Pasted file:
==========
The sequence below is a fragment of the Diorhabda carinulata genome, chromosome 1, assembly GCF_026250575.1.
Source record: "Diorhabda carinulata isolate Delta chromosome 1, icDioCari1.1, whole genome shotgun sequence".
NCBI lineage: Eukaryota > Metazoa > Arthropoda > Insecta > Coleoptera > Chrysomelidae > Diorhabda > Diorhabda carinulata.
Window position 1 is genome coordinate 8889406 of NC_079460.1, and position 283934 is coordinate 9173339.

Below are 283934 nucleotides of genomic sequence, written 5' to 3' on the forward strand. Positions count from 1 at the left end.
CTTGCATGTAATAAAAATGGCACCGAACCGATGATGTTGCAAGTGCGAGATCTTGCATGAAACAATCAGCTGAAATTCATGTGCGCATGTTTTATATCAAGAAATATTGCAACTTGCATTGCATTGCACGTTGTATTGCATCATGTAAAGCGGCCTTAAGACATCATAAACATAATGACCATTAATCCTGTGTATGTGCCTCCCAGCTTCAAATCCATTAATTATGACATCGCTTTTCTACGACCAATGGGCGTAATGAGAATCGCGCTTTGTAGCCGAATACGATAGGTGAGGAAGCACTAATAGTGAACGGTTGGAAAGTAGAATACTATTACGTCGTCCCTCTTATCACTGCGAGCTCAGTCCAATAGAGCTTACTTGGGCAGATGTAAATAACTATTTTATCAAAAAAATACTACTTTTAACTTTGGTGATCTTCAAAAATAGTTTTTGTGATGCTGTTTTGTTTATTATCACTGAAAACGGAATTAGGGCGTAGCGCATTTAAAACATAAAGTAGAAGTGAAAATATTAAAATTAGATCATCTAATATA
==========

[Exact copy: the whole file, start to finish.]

The sequence below is a fragment of the Diorhabda carinulata genome, chromosome 1, assembly GCF_026250575.1.
Source record: "Diorhabda carinulata isolate Delta chromosome 1, icDioCari1.1, whole genome shotgun sequence".
NCBI lineage: Eukaryota > Metazoa > Arthropoda > Insecta > Coleoptera > Chrysomelidae > Diorhabda > Diorhabda carinulata.
Window position 1 is genome coordinate 8889406 of NC_079460.1, and position 283934 is coordinate 9173339.

Below are 283934 nucleotides of genomic sequence, written 5' to 3' on the forward strand. Positions count from 1 at the left end.
CTTGCATGTAATAAAAATGGCACCGAACCGATGATGTTGCAAGTGCGAGATCTTGCATGAAACAATCAGCTGAAATTCATGTGCGCATGTTTTATATCAAGAAATATTGCAACTTGCATTGCATTGCACGTTGTATTGCATCATGTAAAGCGGCCTTAAGACATCATAAACATAATGACCATTAATCCTGTGTATGTGCCTCCCAGCTTCAAATCCATTAATTATGACATCGCTTTTCTACGACCAATGGGCGTAATGAGAATCGCGCTTTGTAGCCGAATACGATAGGTGAGGAAGCACTAATAGTGAACGGTTGGAAAGTAGAATACTATTACGTCGTCCCTCTTATCACTGCGAGCTCAGTCCAATAGAGCTTACTTGGGCAGATGTAAATAACTATTTTATCAAAAAAATACTACTTTTAACTTTGGTGATCTTCAAAAATAGTTTTTGTGATGCTGTTTTGTTTATTATCACTGAAAACGGAATTAGGGCGTAGCGCATTTAAAACATAAAGTAGAAGTGAAAATATTAAAATTAGATCATCTAATATA